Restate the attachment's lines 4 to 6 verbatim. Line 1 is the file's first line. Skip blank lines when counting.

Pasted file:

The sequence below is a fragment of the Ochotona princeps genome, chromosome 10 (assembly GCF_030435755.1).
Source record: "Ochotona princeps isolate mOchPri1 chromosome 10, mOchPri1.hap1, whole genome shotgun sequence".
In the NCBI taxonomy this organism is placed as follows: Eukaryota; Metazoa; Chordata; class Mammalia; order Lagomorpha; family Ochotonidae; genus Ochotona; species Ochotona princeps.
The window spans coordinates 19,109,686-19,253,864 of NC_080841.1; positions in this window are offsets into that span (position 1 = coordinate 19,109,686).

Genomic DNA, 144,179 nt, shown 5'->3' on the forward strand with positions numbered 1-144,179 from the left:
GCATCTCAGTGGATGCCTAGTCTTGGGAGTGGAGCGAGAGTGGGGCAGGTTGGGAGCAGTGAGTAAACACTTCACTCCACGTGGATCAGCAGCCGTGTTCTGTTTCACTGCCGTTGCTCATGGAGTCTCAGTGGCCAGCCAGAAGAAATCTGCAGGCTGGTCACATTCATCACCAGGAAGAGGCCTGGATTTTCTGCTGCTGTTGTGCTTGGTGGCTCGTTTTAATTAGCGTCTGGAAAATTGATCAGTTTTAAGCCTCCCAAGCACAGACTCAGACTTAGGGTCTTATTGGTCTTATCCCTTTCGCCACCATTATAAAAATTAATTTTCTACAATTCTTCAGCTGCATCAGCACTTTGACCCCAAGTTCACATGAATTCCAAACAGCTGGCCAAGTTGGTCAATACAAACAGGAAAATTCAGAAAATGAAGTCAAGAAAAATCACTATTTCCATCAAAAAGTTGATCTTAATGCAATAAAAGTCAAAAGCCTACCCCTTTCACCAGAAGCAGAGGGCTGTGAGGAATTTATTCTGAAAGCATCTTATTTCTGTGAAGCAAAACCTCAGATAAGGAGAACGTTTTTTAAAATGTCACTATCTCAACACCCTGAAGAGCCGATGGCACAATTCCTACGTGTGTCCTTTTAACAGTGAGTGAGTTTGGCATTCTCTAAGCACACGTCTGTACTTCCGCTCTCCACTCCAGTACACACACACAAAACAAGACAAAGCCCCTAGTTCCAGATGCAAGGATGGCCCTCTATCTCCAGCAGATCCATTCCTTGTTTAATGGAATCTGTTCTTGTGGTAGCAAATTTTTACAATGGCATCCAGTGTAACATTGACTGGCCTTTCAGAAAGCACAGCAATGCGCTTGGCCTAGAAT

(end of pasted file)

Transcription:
The window spans coordinates 19,109,686-19,253,864 of NC_080841.1; positions in this window are offsets into that span (position 1 = coordinate 19,109,686).

Genomic DNA, 144,179 nt, shown 5'->3' on the forward strand with positions numbered 1-144,179 from the left:
GCATCTCAGTGGATGCCTAGTCTTGGGAGTGGAGCGAGAGTGGGGCAGGTTGGGAGCAGTGAGTAAACACTTCACTCCACGTGGATCAGCAGCCGTGTTCTGTTTCACTGCCGTTGCTCATGGAGTCTCAGTGGCCAGCCAGAAGAAATCTGCAGGCTGGTCACATTCATCACCAGGAAGAGGCCTGGATTTTCTGCTGCTGTTGTGCTTGGTGGCTCGTTTTAATTAGCGTCTGGAAAATTGATCAGTTTTAAGCCTCCCAAGCACAGACTCAGACTTAGGGTCTTATTGGTCTTATCCCTTTCGCCACCATTATAAAAATTAATTTTCTACAATTCTTCAGCTGCATCAGCACTTTGACCCCAAGTTCACATGAATTCCAAACAGCTGGCCAAGTTGGTCAATACAAACAGGAAAATTCAGAAAATGAAGTCAAGAAAAATCACTATTTCCATCAAAAAGTTGATCTTAATGCAATAAAAGTCAAAAGCCTACCCCTTTCACCAGAAGCAGAGGGCTGTGAGGAATTTATTCTGAAAGCATCTTATTTCTGTGAAGCAAAACCTCAGATAAGGAGAACGTTTTTTAAAATGTCACTATCTCAACACCCTGAAGAGCCGATGGCACAATTCCTACGTGTGTCCTTTTAACAGTGAGTGAGTTTGGCATTCTCTAAGCACACGTCTGTACTTCCGCTCTCCACTCCAGTACACACACACAAAACAAGACAAAGCCCCTAGTTCCAGATGCAAGGATGGCCCTCTATCTCCAGCAGATCCATTCCTTGTTTAATGGAATCTGTTCTTGTGGTAGCAAATTTTTACAATGGCATCCAGTGTAACATTGACTGGCCTTTCAGAAAGCACAGCAATGCGCTTGGCCTAGAAT